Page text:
Eldest daughter of Manzi, Xivindzi’s name means “brave” or “courageous”. As the only cub to survive a litter of 3, this female not only defied the odds, but grew into the most charismatic and charming of all the Klaserie cats. At peace with our game viewers even as a cub, she has an innate curiosity, coupled with her mother’s calmness, that makes her completely beguiling to watch. Now roughly two and a half, Xivindzi has been fully independent for almost a year and currently likes to roam the area adjacent to Manzi’s core territory - a typical behaviour for young females - as well as the ridges right behind Misava lodge. She has been spotted with her father on many occasions recently, leading us to believe she was attempting to court him (not uncommon although not ideal!) Luckily, she shouldn’t be ready to conceive just yet.
The indomitable Pale Male. This magnificent male - named after his pale colour - has been the undisputed king of leopards as far back as local residents and guides can remember, putting him at possibly 12 years of age or more. Likely the father to all of the cubs (and even some of the adults) in the area, the Pale Male has sired a dynasty that will live on for many generations to come. As cool as a cucumber, yet stacked with attitude, sightings of him are always thrilling. We have seen other large males literally quiver and run in his powerful wake (you may notice the lack of other males in this list) and many a guide has accidentally called him in as a lioness on the radio! This boy is truly a legend without measure.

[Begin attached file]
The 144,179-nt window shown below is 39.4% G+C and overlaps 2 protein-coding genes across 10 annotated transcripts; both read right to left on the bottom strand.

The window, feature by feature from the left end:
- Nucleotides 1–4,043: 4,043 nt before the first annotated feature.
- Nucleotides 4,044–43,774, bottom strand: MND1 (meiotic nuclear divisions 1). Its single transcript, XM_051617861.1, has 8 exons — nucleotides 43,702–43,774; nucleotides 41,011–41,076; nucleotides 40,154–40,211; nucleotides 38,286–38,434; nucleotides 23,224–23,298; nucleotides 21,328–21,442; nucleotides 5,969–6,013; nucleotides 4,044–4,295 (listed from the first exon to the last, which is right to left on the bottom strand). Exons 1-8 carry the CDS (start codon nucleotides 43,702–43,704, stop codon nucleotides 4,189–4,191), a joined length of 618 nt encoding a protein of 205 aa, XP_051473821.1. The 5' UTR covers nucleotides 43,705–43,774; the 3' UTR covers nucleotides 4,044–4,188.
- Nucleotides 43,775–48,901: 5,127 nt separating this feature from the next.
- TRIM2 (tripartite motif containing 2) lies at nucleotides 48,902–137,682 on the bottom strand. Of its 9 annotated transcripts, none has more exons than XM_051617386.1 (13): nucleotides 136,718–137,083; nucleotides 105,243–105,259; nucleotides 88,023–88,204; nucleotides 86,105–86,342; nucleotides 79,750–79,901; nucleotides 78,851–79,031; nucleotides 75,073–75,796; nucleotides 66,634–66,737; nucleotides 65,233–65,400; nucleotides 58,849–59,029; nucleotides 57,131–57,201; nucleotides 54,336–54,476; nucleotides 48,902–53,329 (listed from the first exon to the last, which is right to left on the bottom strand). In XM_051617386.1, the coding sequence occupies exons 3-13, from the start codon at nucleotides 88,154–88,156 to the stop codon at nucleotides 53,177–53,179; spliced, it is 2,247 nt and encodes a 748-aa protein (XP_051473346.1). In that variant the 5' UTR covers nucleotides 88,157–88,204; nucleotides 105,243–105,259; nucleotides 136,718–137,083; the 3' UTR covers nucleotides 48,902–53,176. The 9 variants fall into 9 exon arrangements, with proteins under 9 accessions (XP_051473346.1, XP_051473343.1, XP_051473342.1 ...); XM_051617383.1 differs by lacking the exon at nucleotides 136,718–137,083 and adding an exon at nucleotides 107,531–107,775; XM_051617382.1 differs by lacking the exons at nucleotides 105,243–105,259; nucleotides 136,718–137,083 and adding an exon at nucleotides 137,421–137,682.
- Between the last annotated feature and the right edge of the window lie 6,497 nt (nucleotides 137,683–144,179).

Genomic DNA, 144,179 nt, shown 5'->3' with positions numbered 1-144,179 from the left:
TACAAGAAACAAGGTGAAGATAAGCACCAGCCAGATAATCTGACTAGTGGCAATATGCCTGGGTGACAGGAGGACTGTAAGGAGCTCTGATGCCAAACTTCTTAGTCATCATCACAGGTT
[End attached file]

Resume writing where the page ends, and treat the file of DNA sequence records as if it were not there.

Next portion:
Newly independent daughter of the Island female, Maribye (pronounced Marieps) is close to 18 months old and an enchanting individual. Owing to her mother’s ardent shyness, there were few opportunities to habituate Maribye to our vehicles as a young cub. However, despite this, she has somehow shown an astounding confidence around the game viewers - allowing us to slowly become acquainted with her quiet nature. Just like Xivindzi, this female has stayed close to her mother’s territory and can currently be found most often on the ‘Island’ - right by Misava Camp. Still very young, we continue to tread carefully in sightings so as not to overwhelm her - something which is often rewarded with special moments in her presence.
Island female and Airstrip female
These two females, one the mother of Maribye and the other a small 3 year old, are both resident leopards on our property, centred around the island and airstrip areas respectively. However, their elusive temperaments mean sightings can be fleeting and, as such, less is known about their characters and story. By nature, leopards favour hiding in the shadows and avoiding detection. As such, there remain many unknown individuals that have thus far snuck under our radar - or simply aren’t seen frequently enough to identify. For us, this just adds to the mystery and marvel of these incredible cats - and makes us feel ever more grateful that we are blessed with some truly awesome leopards here in the Klaserie.
Words and photos by Emily Whiting